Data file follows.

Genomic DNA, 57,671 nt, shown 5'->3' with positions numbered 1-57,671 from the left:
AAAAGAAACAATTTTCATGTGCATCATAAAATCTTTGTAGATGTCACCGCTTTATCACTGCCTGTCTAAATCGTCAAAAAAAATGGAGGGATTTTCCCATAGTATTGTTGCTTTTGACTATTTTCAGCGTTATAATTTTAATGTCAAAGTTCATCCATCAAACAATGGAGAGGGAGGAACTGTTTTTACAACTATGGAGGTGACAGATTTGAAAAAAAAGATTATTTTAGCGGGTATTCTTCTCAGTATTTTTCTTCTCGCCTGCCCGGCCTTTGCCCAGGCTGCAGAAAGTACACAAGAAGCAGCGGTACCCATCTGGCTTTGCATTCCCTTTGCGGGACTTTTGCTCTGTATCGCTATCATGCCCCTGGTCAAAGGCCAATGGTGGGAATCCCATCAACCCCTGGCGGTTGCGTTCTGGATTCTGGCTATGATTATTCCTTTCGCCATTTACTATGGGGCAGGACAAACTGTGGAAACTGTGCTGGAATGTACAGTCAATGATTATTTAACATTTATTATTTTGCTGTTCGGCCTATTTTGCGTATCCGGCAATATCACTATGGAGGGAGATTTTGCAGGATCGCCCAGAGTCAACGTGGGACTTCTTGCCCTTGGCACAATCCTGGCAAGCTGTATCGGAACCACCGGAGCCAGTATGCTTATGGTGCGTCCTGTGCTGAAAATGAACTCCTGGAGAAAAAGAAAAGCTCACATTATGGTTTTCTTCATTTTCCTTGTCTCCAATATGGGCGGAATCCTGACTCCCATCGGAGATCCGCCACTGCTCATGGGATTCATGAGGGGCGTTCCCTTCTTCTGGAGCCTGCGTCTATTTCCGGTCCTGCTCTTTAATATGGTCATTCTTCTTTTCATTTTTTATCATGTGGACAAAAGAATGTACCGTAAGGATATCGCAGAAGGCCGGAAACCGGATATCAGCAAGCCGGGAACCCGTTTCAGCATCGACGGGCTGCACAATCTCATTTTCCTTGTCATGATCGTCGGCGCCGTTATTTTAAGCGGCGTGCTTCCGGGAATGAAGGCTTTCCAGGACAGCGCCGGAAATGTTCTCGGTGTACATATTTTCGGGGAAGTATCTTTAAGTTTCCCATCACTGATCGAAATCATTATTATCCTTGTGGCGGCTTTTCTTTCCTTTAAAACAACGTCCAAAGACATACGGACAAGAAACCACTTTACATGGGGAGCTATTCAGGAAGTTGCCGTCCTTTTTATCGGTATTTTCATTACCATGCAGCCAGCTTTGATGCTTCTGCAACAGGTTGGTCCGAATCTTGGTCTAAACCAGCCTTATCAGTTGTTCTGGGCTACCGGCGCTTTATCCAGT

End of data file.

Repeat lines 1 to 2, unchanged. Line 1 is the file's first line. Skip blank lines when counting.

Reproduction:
Genomic DNA, 57,671 nt, shown 5'->3' with positions numbered 1-57,671 from the left:
AAAAGAAACAATTTTCATGTGCATCATAAAATCTTTGTAGATGTCACCGCTTTATCACTGCCTGTCTAAATCGTCAAAAAAAATGGAGGGATTTTCCCATAGTATTGTTGCTTTTGACTATTTTCAGCGTTATAATTTTAATGTCAAAGTTCATCCATCAAACAATGGAGAGGGAGGAACTGTTTTTACAACTATGGAGGTGACAGATTTGAAAAAAAAGATTATTTTAGCGGGTATTCTTCTCAGTATTTTTCTTCTCGCCTGCCCGGCCTTTGCCCAGGCTGCAGAAAGTACACAAGAAGCAGCGGTACCCATCTGGCTTTGCATTCCCTTTGCGGGACTTTTGCTCTGTATCGCTATCATGCCCCTGGTCAAAGGCCAATGGTGGGAATCCCATCAACCCCTGGCGGTTGCGTTCTGGATTCTGGCTATGATTATTCCTTTCGCCATTTACTATGGGGCAGGACAAACTGTGGAAACTGTGCTGGAATGTACAGTCAATGATTATTTAACATTTATTATTTTGCTGTTCGGCCTATTTTGCGTATCCGGCAATATCACTATGGAGGGAGATTTTGCAGGATCGCCCAGAGTCAACGTGGGACTTCTTGCCCTTGGCACAATCCTGGCAAGCTGTATCGGAACCACCGGAGCCAGTATGCTTATGGTGCGTCCTGTGCTGAAAATGAACTCCTGGAGAAAAAGAAAAGCTCACATTATGGTTTTCTTCATTTTCCTTGTCTCCAATATGGGCGGAATCCTGACTCCCATCGGAGATCCGCCACTGCTCATGGGATTCATGAGGGGCGTTCCCTTCTTCTGGAGCCTGCGTCTATTTCCGGTCCTGCTCTTTAATATGGTCATTCTTCTTTTCATTTTTTATCATGTGGACAAAAGAATGTACCGTAAGGATATCGCAGAAGGCCGGAAACCGGATATCAGCAAGCCGGGAACCCGTTTCAGCATCGACGGGCTGCACAATCTCATTTTCCTTGTCATGATCGTCGGCGCCGTTATTTTAAGCGGCGTGCTTCCGGGAATGAAGGCTTTCCAGGACAGCGCCGGAAATGTTCTCGGTGTACATATTTTCGGGGAAGTATCTTTAAGTTTCCCATCACTGATCGAAATCATTATTATCCTTGTGGCGGCTTTTCTTTCCTTTAAAACAACGTCCAAAGACATACGGACAAGAAACCACTTTACATGGGGAGCTATTCAGGAAGTTGCCGTCCTTTTTATCGGTATTTTCATTACCATGCAGCCAGCTTTGATGCTTCTGCAACAGGTTGGTCCGAATCTTGGTCTAAACCAGCCTTATCAGTTGTTCTGGGCTACCGGCGCTTTATCCAGT